The Shoemaker Murder by George Schuyler

Spooks, Spies, and Private Eyes
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The Shoemaker Murder can be found in the anthology “Spooks, Spies, and Private Eyes” edited by Paula L. Woods. A collection of mystery, crime, and suspense fiction by Black authors

The Shoemaker Murder is a locked room mystery set in Harlem in the early 1900s. Johnson, the shoemaker, lies dead on his shop floor. He was hit brutally in the back of the head with a hammer. The door of the shop was locked from the inside, the transom was nailed shut, and everyone around the shop swore that no one entered or exited the shop before and after the murder.

Detective Sergeant Henry Burns oversees the case. A tall Black man with a keen eye for details. He begins questioning everyone in proximity of the scene of the crime and thoroughly inspects the building. He discovered a possible way in the shop but how did the murderer exit without leaving a trace and leave all the doors locked from the inside? Detective Sergeant Burns strikes upon the answer, brings his suspect in for questioning and sets a trap that leaves the murderer no choice but to confess.

This is a quick read and overall, an enjoyable story. It is not the most complex locked room mystery you will read. It helps if you are familiar with the types of access points homes in the 1900s would have had. You definitely see how Detective Sergeant Burns has a gift for observation and deductive logic. When he explains how he knew who to bring in for questioning it will make sense.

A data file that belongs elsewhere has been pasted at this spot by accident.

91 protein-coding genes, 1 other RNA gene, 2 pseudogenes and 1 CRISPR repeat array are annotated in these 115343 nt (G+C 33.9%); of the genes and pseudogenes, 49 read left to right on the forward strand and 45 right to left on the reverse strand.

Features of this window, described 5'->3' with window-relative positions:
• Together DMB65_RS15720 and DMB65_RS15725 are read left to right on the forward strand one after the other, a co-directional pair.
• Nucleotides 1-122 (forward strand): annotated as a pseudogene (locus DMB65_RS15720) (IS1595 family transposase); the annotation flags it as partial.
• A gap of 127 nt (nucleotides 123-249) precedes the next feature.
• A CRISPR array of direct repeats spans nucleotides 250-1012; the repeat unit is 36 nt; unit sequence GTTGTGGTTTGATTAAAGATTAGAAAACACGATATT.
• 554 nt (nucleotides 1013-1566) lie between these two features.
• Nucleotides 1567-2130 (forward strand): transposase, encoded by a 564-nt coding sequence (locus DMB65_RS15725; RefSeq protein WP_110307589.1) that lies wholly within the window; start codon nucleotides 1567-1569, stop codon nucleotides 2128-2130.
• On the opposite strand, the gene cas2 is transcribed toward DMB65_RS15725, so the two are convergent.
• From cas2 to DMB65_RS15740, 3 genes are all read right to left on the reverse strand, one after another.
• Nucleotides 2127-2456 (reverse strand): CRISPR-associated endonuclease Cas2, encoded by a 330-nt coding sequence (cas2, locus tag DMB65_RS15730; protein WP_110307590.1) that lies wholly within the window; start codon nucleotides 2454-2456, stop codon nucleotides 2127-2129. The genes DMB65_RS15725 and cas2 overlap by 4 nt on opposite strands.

This story is significant because of its author. George Schuyler is a noted writer of the Harlem Renaissance and beyond. Known for his scathing articles and fiction, which exposed corruption and fraud among whites and blacks. I first became aware of Mr. Schuyler from his book, “Black No More.” This book satirizes American racism, and no one is safe from his biting wit. Schuyler was also the author of several mysteries and crime fiction that were published under his name and pen names. “Black No More” is widely available but many of his other works are a little harder to find. In the 1930s, he wrote some of the earliest known political thrillers by a Black author. I found one collection of these political thrillers on Another collection of stories “Ethiopian Stories” is harder to find and can be quite expensive. Let’s hope as these works become part of the public domain they can be reprinted and made available for all people interested. His autobiography is widely available. where he details his life as a conservative.

Black Empire
Black No More
Ethiopian Stories